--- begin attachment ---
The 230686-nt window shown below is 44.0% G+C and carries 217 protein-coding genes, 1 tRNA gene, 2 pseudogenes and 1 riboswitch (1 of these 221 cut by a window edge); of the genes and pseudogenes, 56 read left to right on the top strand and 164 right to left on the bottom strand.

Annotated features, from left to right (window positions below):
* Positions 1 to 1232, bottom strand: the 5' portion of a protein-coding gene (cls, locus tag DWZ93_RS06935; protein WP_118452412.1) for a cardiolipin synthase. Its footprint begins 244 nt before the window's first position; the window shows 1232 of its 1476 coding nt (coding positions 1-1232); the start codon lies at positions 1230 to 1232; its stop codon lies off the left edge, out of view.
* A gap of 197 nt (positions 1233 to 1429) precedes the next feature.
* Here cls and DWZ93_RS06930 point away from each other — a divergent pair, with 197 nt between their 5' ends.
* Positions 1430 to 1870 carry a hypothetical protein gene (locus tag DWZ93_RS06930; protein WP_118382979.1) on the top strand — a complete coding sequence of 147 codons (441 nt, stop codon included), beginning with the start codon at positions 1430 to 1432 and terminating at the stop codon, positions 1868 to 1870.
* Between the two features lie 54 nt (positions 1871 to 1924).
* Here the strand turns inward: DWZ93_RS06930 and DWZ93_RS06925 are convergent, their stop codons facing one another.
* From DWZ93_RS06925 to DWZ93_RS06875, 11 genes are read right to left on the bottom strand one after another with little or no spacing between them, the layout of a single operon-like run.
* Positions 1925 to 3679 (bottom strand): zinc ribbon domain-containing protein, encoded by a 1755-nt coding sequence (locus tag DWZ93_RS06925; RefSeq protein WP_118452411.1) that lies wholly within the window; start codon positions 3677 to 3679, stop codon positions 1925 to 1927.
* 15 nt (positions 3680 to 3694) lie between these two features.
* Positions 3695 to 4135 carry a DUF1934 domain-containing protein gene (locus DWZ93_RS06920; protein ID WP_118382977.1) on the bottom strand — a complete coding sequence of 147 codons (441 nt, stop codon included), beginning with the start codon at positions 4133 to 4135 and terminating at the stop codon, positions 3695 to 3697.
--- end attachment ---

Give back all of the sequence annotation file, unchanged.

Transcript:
The 230686-nt window shown below is 44.0% G+C and carries 217 protein-coding genes, 1 tRNA gene, 2 pseudogenes and 1 riboswitch (1 of these 221 cut by a window edge); of the genes and pseudogenes, 56 read left to right on the top strand and 164 right to left on the bottom strand.

Annotated features, from left to right (window positions below):
* Positions 1 to 1232, bottom strand: the 5' portion of a protein-coding gene (cls, locus tag DWZ93_RS06935; protein WP_118452412.1) for a cardiolipin synthase. Its footprint begins 244 nt before the window's first position; the window shows 1232 of its 1476 coding nt (coding positions 1-1232); the start codon lies at positions 1230 to 1232; its stop codon lies off the left edge, out of view.
* A gap of 197 nt (positions 1233 to 1429) precedes the next feature.
* Here cls and DWZ93_RS06930 point away from each other — a divergent pair, with 197 nt between their 5' ends.
* Positions 1430 to 1870 carry a hypothetical protein gene (locus tag DWZ93_RS06930; protein WP_118382979.1) on the top strand — a complete coding sequence of 147 codons (441 nt, stop codon included), beginning with the start codon at positions 1430 to 1432 and terminating at the stop codon, positions 1868 to 1870.
* Between the two features lie 54 nt (positions 1871 to 1924).
* Here the strand turns inward: DWZ93_RS06930 and DWZ93_RS06925 are convergent, their stop codons facing one another.
* From DWZ93_RS06925 to DWZ93_RS06875, 11 genes are read right to left on the bottom strand one after another with little or no spacing between them, the layout of a single operon-like run.
* Positions 1925 to 3679 (bottom strand): zinc ribbon domain-containing protein, encoded by a 1755-nt coding sequence (locus tag DWZ93_RS06925; RefSeq protein WP_118452411.1) that lies wholly within the window; start codon positions 3677 to 3679, stop codon positions 1925 to 1927.
* 15 nt (positions 3680 to 3694) lie between these two features.
* Positions 3695 to 4135 carry a DUF1934 domain-containing protein gene (locus DWZ93_RS06920; protein ID WP_118382977.1) on the bottom strand — a complete coding sequence of 147 codons (441 nt, stop codon included), beginning with the start codon at positions 4133 to 4135 and terminating at the stop codon, positions 3695 to 3697.